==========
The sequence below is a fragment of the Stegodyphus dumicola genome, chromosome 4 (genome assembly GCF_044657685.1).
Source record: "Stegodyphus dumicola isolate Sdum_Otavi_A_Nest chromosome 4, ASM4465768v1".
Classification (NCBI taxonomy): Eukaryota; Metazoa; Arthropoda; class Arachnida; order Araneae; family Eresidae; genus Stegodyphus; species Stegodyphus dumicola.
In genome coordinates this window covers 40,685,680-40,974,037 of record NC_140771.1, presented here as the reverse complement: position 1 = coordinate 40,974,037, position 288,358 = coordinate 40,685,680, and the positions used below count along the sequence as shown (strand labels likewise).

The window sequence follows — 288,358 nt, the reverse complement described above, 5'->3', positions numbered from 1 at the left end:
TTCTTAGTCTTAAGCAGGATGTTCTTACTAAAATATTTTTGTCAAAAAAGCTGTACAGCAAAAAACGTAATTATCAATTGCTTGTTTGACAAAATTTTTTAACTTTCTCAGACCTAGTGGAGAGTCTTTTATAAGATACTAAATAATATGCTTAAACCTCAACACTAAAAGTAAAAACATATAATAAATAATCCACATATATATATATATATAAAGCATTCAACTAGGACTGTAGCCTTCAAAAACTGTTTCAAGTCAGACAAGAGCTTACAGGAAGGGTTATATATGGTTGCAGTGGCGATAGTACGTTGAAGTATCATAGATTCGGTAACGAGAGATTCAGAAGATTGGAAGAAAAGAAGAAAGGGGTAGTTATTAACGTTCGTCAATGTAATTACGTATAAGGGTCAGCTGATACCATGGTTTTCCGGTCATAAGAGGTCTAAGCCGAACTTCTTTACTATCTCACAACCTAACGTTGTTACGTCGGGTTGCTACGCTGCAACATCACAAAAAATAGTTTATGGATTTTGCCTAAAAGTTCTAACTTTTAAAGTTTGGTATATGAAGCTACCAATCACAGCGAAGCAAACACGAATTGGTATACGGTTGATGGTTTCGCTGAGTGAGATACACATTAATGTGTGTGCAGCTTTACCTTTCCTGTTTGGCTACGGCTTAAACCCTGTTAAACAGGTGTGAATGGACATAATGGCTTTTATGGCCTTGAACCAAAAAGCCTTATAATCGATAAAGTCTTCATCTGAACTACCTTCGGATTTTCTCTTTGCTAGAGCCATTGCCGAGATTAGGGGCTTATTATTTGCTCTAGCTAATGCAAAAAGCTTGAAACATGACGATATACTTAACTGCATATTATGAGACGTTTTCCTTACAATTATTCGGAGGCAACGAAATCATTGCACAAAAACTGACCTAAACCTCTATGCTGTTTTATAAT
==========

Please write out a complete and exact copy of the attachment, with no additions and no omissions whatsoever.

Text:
The sequence below is a fragment of the Stegodyphus dumicola genome, chromosome 4 (genome assembly GCF_044657685.1).
Source record: "Stegodyphus dumicola isolate Sdum_Otavi_A_Nest chromosome 4, ASM4465768v1".
Classification (NCBI taxonomy): Eukaryota; Metazoa; Arthropoda; class Arachnida; order Araneae; family Eresidae; genus Stegodyphus; species Stegodyphus dumicola.
In genome coordinates this window covers 40,685,680-40,974,037 of record NC_140771.1, presented here as the reverse complement: position 1 = coordinate 40,974,037, position 288,358 = coordinate 40,685,680, and the positions used below count along the sequence as shown (strand labels likewise).

The window sequence follows — 288,358 nt, the reverse complement described above, 5'->3', positions numbered from 1 at the left end:
TTCTTAGTCTTAAGCAGGATGTTCTTACTAAAATATTTTTGTCAAAAAAGCTGTACAGCAAAAAACGTAATTATCAATTGCTTGTTTGACAAAATTTTTTAACTTTCTCAGACCTAGTGGAGAGTCTTTTATAAGATACTAAATAATATGCTTAAACCTCAACACTAAAAGTAAAAACATATAATAAATAATCCACATATATATATATATATAAAGCATTCAACTAGGACTGTAGCCTTCAAAAACTGTTTCAAGTCAGACAAGAGCTTACAGGAAGGGTTATATATGGTTGCAGTGGCGATAGTACGTTGAAGTATCATAGATTCGGTAACGAGAGATTCAGAAGATTGGAAGAAAAGAAGAAAGGGGTAGTTATTAACGTTCGTCAATGTAATTACGTATAAGGGTCAGCTGATACCATGGTTTTCCGGTCATAAGAGGTCTAAGCCGAACTTCTTTACTATCTCACAACCTAACGTTGTTACGTCGGGTTGCTACGCTGCAACATCACAAAAAATAGTTTATGGATTTTGCCTAAAAGTTCTAACTTTTAAAGTTTGGTATATGAAGCTACCAATCACAGCGAAGCAAACACGAATTGGTATACGGTTGATGGTTTCGCTGAGTGAGATACACATTAATGTGTGTGCAGCTTTACCTTTCCTGTTTGGCTACGGCTTAAACCCTGTTAAACAGGTGTGAATGGACATAATGGCTTTTATGGCCTTGAACCAAAAAGCCTTATAATCGATAAAGTCTTCATCTGAACTACCTTCGGATTTTCTCTTTGCTAGAGCCATTGCCGAGATTAGGGGCTTATTATTTGCTCTAGCTAATGCAAAAAGCTTGAAACATGACGATATACTTAACTGCATATTATGAGACGTTTTCCTTACAATTATTCGGAGGCAACGAAATCATTGCACAAAAACTGACCTAAACCTCTATGCTGTTTTATAAT